In cold weather food is short for many birds, and they can become easier to watch and photograph when they come down to food we provide. Apples and seed put out on the ground in the garden during the recent cold spell, attracted many Blackbirds, Fieldfares, Redwings, Starlings and even several Song Thrushes all feeding together. But with the return of the mild weather they soon dispersed.
On a Wyre Forest Study Group walk along Dowles this week there were many signs of spring in spite of the cold temperatures. Wild Arum and Bluebell leaves were pushing up through the leaf litter, a few brave birds were singing and hazel catkins hung decorously from their twigs in glorious yellow.
This small fragile evergreen shrub (not often higher than 40cms) grows wild in just a few of our hedgerows and woods around Wyre where the soil it isn’t too acidic. It is flowering now and is pollinated by early spring insects.
Large amounts of snow fell on 8, 9 and 10 December 2017 – more than we’ve seen for a long time! Then on 11th the sun came out and the landscape looked fantastic under a foot of snow.
Redwings visit Britain each winter from as far away as Russia, Scandinavia and Iceland. They feed on berries, fruits and worms and often visit gardens, especially if we plant bushes with berries and leave fallen apples. Mick Farmer spotted this one in his garden during the snow, and took this great shot through his window.
It has been good to see Hawfinches in the Wyre Forest area. Here are 2 photos caught on a remote camera drinking from a small stream.
Whilst out in the Forest yesterday Dave Scott spotted this Grey Shoulder Knot on the bridge near Lodgehill. Roger Plant’s excellent photograph of the moth sitting on grey lichens demonstrates its amazing camouflage!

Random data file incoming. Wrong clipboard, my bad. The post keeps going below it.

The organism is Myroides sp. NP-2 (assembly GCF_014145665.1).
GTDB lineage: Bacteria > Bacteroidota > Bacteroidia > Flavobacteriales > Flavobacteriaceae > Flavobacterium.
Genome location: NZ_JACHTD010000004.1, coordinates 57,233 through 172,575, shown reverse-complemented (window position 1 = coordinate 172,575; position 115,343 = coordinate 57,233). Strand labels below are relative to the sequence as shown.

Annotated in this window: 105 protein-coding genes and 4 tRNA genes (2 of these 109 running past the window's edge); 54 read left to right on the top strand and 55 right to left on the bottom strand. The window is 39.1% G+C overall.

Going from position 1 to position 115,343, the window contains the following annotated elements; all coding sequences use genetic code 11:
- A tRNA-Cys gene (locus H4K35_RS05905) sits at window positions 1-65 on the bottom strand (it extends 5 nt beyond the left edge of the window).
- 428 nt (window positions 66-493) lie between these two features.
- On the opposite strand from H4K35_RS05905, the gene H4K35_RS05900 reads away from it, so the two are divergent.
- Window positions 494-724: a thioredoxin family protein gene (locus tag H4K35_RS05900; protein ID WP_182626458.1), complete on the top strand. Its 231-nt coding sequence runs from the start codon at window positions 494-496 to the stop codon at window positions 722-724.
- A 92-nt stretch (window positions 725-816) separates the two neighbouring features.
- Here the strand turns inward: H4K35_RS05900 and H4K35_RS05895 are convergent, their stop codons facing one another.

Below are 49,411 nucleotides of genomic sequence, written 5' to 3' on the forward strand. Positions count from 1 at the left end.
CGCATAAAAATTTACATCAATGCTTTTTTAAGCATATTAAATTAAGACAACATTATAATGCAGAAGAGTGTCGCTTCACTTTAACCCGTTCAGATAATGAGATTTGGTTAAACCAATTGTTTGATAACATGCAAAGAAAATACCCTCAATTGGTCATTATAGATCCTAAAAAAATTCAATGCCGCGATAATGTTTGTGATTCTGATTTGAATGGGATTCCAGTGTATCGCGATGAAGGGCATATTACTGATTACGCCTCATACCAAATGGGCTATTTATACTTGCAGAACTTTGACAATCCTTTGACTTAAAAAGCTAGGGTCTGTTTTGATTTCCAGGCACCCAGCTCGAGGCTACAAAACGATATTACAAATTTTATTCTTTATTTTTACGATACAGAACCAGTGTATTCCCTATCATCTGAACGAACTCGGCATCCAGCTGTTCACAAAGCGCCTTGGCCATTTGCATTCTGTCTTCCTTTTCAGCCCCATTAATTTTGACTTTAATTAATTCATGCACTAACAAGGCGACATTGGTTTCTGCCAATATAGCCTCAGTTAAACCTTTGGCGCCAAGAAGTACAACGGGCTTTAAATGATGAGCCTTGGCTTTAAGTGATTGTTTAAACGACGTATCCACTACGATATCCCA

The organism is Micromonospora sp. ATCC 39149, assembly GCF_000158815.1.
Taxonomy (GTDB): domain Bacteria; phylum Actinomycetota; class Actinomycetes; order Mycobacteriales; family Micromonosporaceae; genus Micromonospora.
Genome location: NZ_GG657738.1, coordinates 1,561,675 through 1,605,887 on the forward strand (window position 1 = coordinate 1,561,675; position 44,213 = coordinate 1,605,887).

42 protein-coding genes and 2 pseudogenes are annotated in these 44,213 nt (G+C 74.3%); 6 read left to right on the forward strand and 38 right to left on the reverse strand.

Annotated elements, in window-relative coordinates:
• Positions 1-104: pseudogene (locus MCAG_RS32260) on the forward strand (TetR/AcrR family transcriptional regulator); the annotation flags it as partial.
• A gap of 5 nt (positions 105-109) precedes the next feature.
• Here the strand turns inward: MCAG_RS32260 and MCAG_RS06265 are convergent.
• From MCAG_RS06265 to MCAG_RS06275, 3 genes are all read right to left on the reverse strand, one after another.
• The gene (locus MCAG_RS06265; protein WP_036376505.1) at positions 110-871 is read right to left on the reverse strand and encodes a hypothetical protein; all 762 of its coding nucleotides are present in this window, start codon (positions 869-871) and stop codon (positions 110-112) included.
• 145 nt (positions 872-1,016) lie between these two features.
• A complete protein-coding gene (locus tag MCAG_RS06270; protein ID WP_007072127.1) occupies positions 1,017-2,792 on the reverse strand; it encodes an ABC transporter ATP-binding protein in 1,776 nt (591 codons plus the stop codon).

Autumn is here. Trees are colouring and their leaves beginning to fall, the Fallow deer rut has begun in the Forest, and toadstools are appearing in good numbers. Fly Agarics are splendid if you can find them before the slugs reach them. After heavy rain the white warts on the cap can be washed off making the fungus look like a different species.
The Pink Waxcaps (or Ballerina Waxcaps) are up and fruiting this week and it is good to see strong caps appearing in our unimproved meadows after recent rains. This species usually indicates that the meadow is a good one for other waxcaps and fairy clubs too, so if you see this species it is worth checking for other fungi during the autumn months.
Autumn is a good time to look for plant galls in Wyre. The ball-shaped Cherry Galls are induced by the gall wasp Cynips quercusfolii and those of the Common Spangle Galls by another gall wasp Neuroterus quercusbaccarum. The adult gall wasps that emerge early the following spring are all females and go on to lay their eggs on the developing oak leaf buds. The galls that result are quite different, and from these the sexual generation of males and females emerge in late spring and early summer.